This month I’ll be exploring the topic of professionalism – what it means to me and how to learn to be a professional. Music therapist, Mallory Even, shares her ‘rule of thumb’ when it comes to professionalism in this guest post.
Any “Super Fun Night” fans out there? Last week’s episode was focused on Kimmie becoming more professional so that she could receive a promotion.
- “’Kimmie’ is now Kimberly.”
- “She wears glasses and doesn’t snort-laugh anymore; she giggles.”
- “She answers the phone like this: ‘Hi. This is Kimberly.’”
- And, she wears pearls and pulls her hair into a bun.
Is this what we perceive as being “professional?” For the most part, I would say yes. When searching “Professionalism” on Google, the first definition to appear is, “the competence or skill expected of a professional.” But remember that age-old saying of not using the word in the definition? So, my working (and ever-changing) definition would be something like this: “The act of representing ones’ own profession; maintaining an attitude, look and behavior that reflects ones’ profession in a positive, honest and ethical manner.”
I opened my practice, Metro Music Therapy, in 2007, and since then I have adopted the attitude of matching my level of professionalism to the level that is being directly presented to me. The basic information in my sales pitch never changes (what is MT, why does it work, why you should hire MMT), but the way that I present the information always changes. If I am meeting with a “numbers person” who needs to be serious and wants “just the facts, ma’am,” then I, too will be serious and give them facts. If I am meeting with another music therapist who practices music therapy in my same style, then we can relate to and relax with each other a little more – but we can still be professional in the way that we discuss our patients, clients, facilities, and other music therapists.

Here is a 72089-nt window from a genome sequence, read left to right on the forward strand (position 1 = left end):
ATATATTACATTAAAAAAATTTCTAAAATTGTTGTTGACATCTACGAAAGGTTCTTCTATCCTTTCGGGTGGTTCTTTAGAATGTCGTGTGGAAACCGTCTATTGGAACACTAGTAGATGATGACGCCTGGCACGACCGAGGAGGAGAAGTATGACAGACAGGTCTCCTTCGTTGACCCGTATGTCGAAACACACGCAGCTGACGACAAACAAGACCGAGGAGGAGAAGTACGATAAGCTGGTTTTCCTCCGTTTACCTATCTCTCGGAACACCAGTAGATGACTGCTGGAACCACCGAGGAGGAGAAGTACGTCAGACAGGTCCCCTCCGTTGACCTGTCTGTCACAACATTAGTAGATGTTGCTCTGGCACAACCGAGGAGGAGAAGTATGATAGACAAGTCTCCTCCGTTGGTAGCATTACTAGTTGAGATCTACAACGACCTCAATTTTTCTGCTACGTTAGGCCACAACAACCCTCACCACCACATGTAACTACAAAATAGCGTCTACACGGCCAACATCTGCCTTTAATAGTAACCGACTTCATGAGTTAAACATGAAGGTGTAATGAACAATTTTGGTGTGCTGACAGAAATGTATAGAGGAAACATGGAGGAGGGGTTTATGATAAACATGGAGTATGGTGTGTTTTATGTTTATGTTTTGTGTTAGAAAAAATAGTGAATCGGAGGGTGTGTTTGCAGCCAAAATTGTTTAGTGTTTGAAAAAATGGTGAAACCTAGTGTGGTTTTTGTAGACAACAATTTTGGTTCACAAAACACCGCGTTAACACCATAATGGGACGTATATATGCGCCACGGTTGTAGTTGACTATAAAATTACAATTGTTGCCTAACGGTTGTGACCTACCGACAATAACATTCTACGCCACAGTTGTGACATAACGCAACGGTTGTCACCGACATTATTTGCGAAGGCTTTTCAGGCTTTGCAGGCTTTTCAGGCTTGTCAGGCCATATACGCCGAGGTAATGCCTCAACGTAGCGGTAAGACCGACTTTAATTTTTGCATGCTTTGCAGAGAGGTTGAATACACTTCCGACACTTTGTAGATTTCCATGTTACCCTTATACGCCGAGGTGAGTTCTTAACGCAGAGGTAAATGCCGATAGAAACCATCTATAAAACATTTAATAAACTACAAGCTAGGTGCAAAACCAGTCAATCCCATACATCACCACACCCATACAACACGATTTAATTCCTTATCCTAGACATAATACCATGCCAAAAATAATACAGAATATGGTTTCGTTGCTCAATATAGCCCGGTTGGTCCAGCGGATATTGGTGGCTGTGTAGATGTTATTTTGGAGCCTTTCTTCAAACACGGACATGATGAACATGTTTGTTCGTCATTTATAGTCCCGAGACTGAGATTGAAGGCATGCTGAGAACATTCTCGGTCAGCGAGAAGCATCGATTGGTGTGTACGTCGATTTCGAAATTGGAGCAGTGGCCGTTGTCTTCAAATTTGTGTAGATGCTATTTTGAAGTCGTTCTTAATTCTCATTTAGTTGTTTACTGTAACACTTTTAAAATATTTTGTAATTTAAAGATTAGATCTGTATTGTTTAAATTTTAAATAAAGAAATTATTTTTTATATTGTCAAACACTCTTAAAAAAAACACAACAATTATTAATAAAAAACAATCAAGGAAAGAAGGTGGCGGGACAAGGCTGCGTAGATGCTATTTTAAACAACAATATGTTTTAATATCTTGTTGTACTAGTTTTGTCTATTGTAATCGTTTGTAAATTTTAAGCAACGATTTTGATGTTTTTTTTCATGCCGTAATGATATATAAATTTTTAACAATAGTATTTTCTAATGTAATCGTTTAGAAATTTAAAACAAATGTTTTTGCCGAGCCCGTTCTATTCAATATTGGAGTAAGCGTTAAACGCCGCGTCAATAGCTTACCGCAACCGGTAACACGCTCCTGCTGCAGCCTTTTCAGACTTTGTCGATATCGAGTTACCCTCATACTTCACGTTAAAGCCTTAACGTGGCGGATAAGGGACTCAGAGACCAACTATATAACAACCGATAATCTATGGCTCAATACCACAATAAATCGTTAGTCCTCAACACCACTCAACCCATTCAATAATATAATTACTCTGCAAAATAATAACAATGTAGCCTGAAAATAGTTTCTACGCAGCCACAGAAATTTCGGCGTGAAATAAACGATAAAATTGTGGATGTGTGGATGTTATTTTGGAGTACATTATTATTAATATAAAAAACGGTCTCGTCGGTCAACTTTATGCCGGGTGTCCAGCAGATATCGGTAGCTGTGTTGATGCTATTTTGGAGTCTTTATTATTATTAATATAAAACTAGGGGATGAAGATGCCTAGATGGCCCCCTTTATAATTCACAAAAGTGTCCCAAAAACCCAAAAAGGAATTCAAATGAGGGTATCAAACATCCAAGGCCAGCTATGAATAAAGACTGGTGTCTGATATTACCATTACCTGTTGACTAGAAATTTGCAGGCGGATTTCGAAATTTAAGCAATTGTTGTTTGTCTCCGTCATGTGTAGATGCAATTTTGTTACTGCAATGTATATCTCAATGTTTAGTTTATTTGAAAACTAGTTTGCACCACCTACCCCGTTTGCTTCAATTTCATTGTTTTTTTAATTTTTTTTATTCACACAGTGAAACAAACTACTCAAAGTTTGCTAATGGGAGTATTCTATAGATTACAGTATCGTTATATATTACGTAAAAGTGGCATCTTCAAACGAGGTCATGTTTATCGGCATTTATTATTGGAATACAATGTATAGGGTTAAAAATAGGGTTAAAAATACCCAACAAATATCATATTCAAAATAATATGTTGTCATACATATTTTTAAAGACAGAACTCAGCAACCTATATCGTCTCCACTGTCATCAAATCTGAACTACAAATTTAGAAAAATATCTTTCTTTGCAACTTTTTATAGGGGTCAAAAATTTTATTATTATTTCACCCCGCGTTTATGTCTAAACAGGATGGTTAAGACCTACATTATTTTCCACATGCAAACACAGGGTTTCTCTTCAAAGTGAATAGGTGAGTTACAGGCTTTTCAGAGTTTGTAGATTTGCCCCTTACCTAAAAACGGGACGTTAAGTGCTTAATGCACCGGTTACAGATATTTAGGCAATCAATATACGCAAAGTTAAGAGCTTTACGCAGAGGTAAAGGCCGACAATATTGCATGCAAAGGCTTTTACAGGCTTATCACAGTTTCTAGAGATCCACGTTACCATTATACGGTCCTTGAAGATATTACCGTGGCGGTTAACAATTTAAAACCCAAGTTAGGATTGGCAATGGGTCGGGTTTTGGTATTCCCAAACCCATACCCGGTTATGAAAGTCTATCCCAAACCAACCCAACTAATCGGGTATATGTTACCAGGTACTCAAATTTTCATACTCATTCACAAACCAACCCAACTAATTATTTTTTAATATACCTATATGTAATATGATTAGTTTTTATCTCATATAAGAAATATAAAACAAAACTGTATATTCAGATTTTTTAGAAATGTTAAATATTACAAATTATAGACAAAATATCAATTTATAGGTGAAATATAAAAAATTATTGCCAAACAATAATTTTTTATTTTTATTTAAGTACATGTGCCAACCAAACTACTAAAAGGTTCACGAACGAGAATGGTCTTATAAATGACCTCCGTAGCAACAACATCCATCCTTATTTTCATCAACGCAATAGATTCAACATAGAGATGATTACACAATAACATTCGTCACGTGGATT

Last week, I walked into a facility in which I had a “let me introduce you to music therapy” meeting scheduled. The CEO had invited me to come tell her more about what my company could do for their clients. I was wearing my professional attire with my professional nametag, and I was using my professional bag/briefcase (a nice change of pace from the diaper bag!). A few minutes after I arrived, the CEO came in the door, and she was accompanied by a cute little dog at her side who was almost smiling at me as he ran over to greet me. “I hope you don’t mind, this is our therapy dog! We are kind of relaxed around here!” And with that small gesture and statement, the tone was set for our meeting. This tone was a little more relaxed than I had planned, but we still discussed serious, clinical issues … all the while the dog was staring at us through the glass doors of the office waiting to come in and play with us. ☺
I guess my general rule of thumb when deciding if I am acting professional is to ask myself, “Is this the appropriate place/time/situation/audience in which to say this or act like this?” If you I am the least bit hesitant to say “yes” to myself, then I usually hold back on the snort-laugh, the slang terminology or the fist-bump – because while all of those things have their place in some professional settings, they may not be widely accepted in all professional settings. Know your audience!
Mallory Even, MT-BC, NICU Music Therapist, is a board-certified music therapist, a certified NICU music therapist, the coordinator of Beat Teams Atlanta and is the owner of Metro Music Therapy in Atlanta, GA. Mallory and her team share their love for all things music therapy on their company’s blog.